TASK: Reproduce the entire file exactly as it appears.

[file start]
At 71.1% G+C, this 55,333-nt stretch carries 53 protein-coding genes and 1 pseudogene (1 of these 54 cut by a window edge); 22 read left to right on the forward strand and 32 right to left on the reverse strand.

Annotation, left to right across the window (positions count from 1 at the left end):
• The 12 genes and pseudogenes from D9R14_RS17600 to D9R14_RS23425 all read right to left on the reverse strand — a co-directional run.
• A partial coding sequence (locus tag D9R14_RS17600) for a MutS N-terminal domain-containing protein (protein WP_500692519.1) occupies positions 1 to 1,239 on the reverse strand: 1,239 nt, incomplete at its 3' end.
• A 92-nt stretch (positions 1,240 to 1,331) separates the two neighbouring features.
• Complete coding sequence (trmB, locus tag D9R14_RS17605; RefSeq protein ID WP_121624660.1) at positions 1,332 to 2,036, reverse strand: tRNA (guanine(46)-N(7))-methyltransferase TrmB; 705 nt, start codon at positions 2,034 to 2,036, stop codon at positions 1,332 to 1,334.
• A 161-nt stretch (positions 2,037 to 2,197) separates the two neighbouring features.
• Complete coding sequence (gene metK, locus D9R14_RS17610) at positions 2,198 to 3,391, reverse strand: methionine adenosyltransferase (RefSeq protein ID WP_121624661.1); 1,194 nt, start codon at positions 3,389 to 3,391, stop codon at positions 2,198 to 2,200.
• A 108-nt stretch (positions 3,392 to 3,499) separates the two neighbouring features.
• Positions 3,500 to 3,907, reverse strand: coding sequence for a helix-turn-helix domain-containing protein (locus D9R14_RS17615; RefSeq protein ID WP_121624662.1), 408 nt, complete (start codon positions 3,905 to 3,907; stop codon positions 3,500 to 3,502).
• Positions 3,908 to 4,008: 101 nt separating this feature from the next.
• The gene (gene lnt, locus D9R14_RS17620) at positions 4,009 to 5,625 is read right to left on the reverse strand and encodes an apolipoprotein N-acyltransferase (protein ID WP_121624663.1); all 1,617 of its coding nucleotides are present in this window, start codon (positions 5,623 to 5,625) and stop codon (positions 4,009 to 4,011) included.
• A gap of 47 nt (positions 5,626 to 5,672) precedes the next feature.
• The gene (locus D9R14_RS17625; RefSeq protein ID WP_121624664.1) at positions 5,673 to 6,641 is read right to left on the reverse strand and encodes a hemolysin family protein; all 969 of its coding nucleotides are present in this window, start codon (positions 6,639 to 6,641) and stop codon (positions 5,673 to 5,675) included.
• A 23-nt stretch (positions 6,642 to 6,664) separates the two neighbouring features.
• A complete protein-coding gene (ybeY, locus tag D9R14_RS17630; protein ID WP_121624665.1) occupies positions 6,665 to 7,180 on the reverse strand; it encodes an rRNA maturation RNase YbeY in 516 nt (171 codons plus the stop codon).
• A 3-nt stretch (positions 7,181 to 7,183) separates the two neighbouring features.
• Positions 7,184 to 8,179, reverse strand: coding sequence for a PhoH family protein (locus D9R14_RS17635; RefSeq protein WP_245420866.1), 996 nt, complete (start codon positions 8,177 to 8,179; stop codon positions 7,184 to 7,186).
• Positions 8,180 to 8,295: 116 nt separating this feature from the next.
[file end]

At 71.1% G+C, this 55,333-nt stretch carries 53 protein-coding genes and 1 pseudogene (1 of these 54 cut by a window edge); 22 read left to right on the forward strand and 32 right to left on the reverse strand.

Annotation, left to right across the window (positions count from 1 at the left end):
• The 12 genes and pseudogenes from D9R14_RS17600 to D9R14_RS23425 all read right to left on the reverse strand — a co-directional run.
• A partial coding sequence (locus tag D9R14_RS17600) for a MutS N-terminal domain-containing protein (protein WP_500692519.1) occupies positions 1 to 1,239 on the reverse strand: 1,239 nt, incomplete at its 3' end.
• A 92-nt stretch (positions 1,240 to 1,331) separates the two neighbouring features.
• Complete coding sequence (trmB, locus tag D9R14_RS17605; RefSeq protein ID WP_121624660.1) at positions 1,332 to 2,036, reverse strand: tRNA (guanine(46)-N(7))-methyltransferase TrmB; 705 nt, start codon at positions 2,034 to 2,036, stop codon at positions 1,332 to 1,334.
• A 161-nt stretch (positions 2,037 to 2,197) separates the two neighbouring features.
• Complete coding sequence (gene metK, locus D9R14_RS17610) at positions 2,198 to 3,391, reverse strand: methionine adenosyltransferase (RefSeq protein ID WP_121624661.1); 1,194 nt, start codon at positions 3,389 to 3,391, stop codon at positions 2,198 to 2,200.
• A 108-nt stretch (positions 3,392 to 3,499) separates the two neighbouring features.
• Positions 3,500 to 3,907, reverse strand: coding sequence for a helix-turn-helix domain-containing protein (locus D9R14_RS17615; RefSeq protein ID WP_121624662.1), 408 nt, complete (start codon positions 3,905 to 3,907; stop codon positions 3,500 to 3,502).
• Positions 3,908 to 4,008: 101 nt separating this feature from the next.
• The gene (gene lnt, locus D9R14_RS17620) at positions 4,009 to 5,625 is read right to left on the reverse strand and encodes an apolipoprotein N-acyltransferase (protein ID WP_121624663.1); all 1,617 of its coding nucleotides are present in this window, start codon (positions 5,623 to 5,625) and stop codon (positions 4,009 to 4,011) included.
• A gap of 47 nt (positions 5,626 to 5,672) precedes the next feature.
• The gene (locus D9R14_RS17625; RefSeq protein ID WP_121624664.1) at positions 5,673 to 6,641 is read right to left on the reverse strand and encodes a hemolysin family protein; all 969 of its coding nucleotides are present in this window, start codon (positions 6,639 to 6,641) and stop codon (positions 5,673 to 5,675) included.
• A 23-nt stretch (positions 6,642 to 6,664) separates the two neighbouring features.
• A complete protein-coding gene (ybeY, locus tag D9R14_RS17630; protein ID WP_121624665.1) occupies positions 6,665 to 7,180 on the reverse strand; it encodes an rRNA maturation RNase YbeY in 516 nt (171 codons plus the stop codon).
• A 3-nt stretch (positions 7,181 to 7,183) separates the two neighbouring features.
• Positions 7,184 to 8,179, reverse strand: coding sequence for a PhoH family protein (locus D9R14_RS17635; RefSeq protein WP_245420866.1), 996 nt, complete (start codon positions 8,177 to 8,179; stop codon positions 7,184 to 7,186).
• Positions 8,180 to 8,295: 116 nt separating this feature from the next.